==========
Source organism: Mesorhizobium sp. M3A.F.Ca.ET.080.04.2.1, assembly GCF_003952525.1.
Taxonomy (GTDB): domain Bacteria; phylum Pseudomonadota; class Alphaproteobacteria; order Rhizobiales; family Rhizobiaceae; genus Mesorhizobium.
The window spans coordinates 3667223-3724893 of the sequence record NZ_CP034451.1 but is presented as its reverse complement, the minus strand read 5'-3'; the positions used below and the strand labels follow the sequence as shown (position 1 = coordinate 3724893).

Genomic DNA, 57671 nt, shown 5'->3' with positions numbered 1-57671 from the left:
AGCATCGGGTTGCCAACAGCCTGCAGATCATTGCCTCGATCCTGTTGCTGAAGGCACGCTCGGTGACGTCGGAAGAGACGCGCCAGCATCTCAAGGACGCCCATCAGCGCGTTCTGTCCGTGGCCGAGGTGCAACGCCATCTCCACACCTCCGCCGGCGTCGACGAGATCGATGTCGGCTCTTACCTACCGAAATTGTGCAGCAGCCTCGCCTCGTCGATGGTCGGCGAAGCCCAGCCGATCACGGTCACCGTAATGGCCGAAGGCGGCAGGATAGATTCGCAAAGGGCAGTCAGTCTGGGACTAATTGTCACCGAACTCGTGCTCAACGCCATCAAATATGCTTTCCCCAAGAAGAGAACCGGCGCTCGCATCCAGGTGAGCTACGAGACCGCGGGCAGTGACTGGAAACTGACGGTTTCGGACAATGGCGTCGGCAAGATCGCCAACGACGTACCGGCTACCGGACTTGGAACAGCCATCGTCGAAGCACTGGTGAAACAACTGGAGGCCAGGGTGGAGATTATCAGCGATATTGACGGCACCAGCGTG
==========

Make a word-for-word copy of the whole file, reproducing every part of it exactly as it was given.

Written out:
Source organism: Mesorhizobium sp. M3A.F.Ca.ET.080.04.2.1, assembly GCF_003952525.1.
Taxonomy (GTDB): domain Bacteria; phylum Pseudomonadota; class Alphaproteobacteria; order Rhizobiales; family Rhizobiaceae; genus Mesorhizobium.
The window spans coordinates 3667223-3724893 of the sequence record NZ_CP034451.1 but is presented as its reverse complement, the minus strand read 5'-3'; the positions used below and the strand labels follow the sequence as shown (position 1 = coordinate 3724893).

Genomic DNA, 57671 nt, shown 5'->3' with positions numbered 1-57671 from the left:
AGCATCGGGTTGCCAACAGCCTGCAGATCATTGCCTCGATCCTGTTGCTGAAGGCACGCTCGGTGACGTCGGAAGAGACGCGCCAGCATCTCAAGGACGCCCATCAGCGCGTTCTGTCCGTGGCCGAGGTGCAACGCCATCTCCACACCTCCGCCGGCGTCGACGAGATCGATGTCGGCTCTTACCTACCGAAATTGTGCAGCAGCCTCGCCTCGTCGATGGTCGGCGAAGCCCAGCCGATCACGGTCACCGTAATGGCCGAAGGCGGCAGGATAGATTCGCAAAGGGCAGTCAGTCTGGGACTAATTGTCACCGAACTCGTGCTCAACGCCATCAAATATGCTTTCCCCAAGAAGAGAACCGGCGCTCGCATCCAGGTGAGCTACGAGACCGCGGGCAGTGACTGGAAACTGACGGTTTCGGACAATGGCGTCGGCAAGATCGCCAACGACGTACCGGCTACCGGACTTGGAACAGCCATCGTCGAAGCACTGGTGAAACAACTGGAGGCCAGGGTGGAGATTATCAGCGATATTGACGGCACCAGCGTG